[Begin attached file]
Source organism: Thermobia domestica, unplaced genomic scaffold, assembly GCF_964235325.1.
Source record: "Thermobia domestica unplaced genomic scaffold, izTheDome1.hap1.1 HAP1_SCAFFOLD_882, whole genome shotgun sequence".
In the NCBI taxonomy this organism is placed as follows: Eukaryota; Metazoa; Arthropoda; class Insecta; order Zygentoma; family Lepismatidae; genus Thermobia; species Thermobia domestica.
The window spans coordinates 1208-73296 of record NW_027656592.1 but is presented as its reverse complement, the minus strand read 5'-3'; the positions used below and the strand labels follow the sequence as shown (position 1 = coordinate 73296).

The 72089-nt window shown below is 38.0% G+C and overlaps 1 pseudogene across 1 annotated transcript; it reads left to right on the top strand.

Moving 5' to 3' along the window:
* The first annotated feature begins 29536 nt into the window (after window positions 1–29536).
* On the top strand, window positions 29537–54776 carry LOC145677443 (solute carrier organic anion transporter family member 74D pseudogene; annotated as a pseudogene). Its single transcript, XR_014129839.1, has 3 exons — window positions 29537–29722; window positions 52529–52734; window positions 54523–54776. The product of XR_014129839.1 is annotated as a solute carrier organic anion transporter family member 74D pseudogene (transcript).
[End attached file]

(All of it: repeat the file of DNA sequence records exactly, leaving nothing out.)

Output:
Source organism: Thermobia domestica, unplaced genomic scaffold, assembly GCF_964235325.1.
Source record: "Thermobia domestica unplaced genomic scaffold, izTheDome1.hap1.1 HAP1_SCAFFOLD_882, whole genome shotgun sequence".
In the NCBI taxonomy this organism is placed as follows: Eukaryota; Metazoa; Arthropoda; class Insecta; order Zygentoma; family Lepismatidae; genus Thermobia; species Thermobia domestica.
The window spans coordinates 1208-73296 of record NW_027656592.1 but is presented as its reverse complement, the minus strand read 5'-3'; the positions used below and the strand labels follow the sequence as shown (position 1 = coordinate 73296).

The 72089-nt window shown below is 38.0% G+C and overlaps 1 pseudogene across 1 annotated transcript; it reads left to right on the top strand.

Moving 5' to 3' along the window:
* The first annotated feature begins 29536 nt into the window (after window positions 1–29536).
* On the top strand, window positions 29537–54776 carry LOC145677443 (solute carrier organic anion transporter family member 74D pseudogene; annotated as a pseudogene). Its single transcript, XR_014129839.1, has 3 exons — window positions 29537–29722; window positions 52529–52734; window positions 54523–54776. The product of XR_014129839.1 is annotated as a solute carrier organic anion transporter family member 74D pseudogene (transcript).